Trade Me Property today announced a new pricing structure almost a year after the implementation of the radical switch from a subscription model to a pay-per-listing business model. That model has, so it seems, proved to be a too great a stretch for the industry to accept and likely as not, too troublesome an issue for Trade Me to continue to deal with as it approaches it annual reporting just 3 weeks away.
The new pricing structure is on the face of it, a significant win for the real estate industry as it re-establishes the subscription model, whilst at the same time offering a scaled per-listing fee and a regionalisation of pricing.
The real estate industry mobilised itself into action upon the announcement of the new pricing model last November with clear messages passed within the industry from, at the extreme a complete boycott of Trade Me Property, to merely advising clients that the website had changed its pricing and was no longer a mandatory component of marketing of a listing.
At the same time the industry circled the wagons around the ‘industry-owned’ website of Realestate.co.nz as a means to provide the home-shopping public with an alternative to Trade Me Property.
As the standoff ensued over the next 10 months there has been a clear demonstration that the impact on Trade Me’s business was being felt in both customer loyalty as demonstrated by listing numbers and in investor confidence as evidenced by the share price (although it is not accurate to entirely correlate share price to the issues with the Property sector, however it is a critical sector).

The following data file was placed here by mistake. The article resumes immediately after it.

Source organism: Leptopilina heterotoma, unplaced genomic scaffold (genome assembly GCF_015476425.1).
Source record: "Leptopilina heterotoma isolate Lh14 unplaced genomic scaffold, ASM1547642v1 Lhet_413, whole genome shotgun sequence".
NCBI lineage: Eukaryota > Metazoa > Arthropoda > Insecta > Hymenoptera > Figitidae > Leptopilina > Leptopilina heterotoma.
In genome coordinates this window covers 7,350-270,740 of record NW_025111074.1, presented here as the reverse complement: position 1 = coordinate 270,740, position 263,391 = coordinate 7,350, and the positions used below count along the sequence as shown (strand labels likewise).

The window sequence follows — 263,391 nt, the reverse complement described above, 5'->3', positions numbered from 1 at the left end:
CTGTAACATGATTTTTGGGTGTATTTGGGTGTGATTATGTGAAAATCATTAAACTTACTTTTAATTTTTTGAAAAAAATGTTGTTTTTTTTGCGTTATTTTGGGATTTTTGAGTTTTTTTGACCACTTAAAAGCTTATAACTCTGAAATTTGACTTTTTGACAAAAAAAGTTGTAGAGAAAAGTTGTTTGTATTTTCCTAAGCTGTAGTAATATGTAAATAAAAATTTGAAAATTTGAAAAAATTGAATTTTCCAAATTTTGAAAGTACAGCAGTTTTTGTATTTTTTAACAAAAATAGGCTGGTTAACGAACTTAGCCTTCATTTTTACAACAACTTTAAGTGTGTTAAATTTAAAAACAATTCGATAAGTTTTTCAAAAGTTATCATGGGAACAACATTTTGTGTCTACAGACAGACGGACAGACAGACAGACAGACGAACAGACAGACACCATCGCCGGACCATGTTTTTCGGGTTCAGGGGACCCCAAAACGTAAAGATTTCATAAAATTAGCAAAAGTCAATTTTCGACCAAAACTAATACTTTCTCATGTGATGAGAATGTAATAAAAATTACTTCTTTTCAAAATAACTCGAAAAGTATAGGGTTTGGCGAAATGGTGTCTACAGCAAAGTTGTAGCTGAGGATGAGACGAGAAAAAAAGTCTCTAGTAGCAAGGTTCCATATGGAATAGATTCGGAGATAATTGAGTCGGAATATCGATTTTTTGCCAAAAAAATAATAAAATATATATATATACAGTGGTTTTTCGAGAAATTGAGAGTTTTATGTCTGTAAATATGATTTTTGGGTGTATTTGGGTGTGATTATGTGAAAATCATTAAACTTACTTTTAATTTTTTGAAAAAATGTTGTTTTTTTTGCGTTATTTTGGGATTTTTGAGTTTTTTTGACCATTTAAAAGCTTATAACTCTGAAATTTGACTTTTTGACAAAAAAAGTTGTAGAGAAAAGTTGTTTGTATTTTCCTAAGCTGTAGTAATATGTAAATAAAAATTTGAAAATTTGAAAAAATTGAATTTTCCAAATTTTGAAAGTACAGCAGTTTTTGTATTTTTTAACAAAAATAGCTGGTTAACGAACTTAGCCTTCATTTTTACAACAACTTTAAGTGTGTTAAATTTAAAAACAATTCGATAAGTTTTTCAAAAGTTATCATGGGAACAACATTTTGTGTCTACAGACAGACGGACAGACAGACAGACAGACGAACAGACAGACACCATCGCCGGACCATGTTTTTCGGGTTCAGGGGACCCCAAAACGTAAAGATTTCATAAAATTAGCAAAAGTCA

It is my belief that this new pricing scheme will in one fell swoop patch up the issues that Trade Me Property has faced, resulting in a solid re-population of the site to full strength and full loyalty (and if not loyalty then at least patronage). It will not deliver the much hoped for absolute gain to the bottom line that the original pricing model of a pure per-listing fee would have delivered but it will get the company back on track to build its business for the future.
So what are the details of the new price structure, who will benefit, who will choose which of the options and what will be the medium term outcome, as well as an assessment of the winners and losers within this tussle?
Return of the subscription
The new subscription service with unlimited listings will be open to all offices with a regional split with metro offices in Auckland / Wellington / Christchurch paying $1,399 per month, an increase from the previous monthly subscription from last year when fee was $999. For those offices outside of these 3 metro areas the monthly fee will be $999 - no change.
This subscription model based on location is a smart move in that it moves the company away from a single flat fee structure, to regional pricing. This will go down well with provincial customers who have long fought to be recognised as having a wholly different cost base than the metro real estate operators. Once established, Trade Me Property may well apply this regional structure to their premium property advertising and also potentially further segment by geography as I am sure Southlanders will likely argue that Hamilton and Tauranga should pay more than them or rather that they should pay less. Regional pricing makes sense and it will be interesting to see if Realestate.co.nz follow suit.
Listing fees based on rateable value price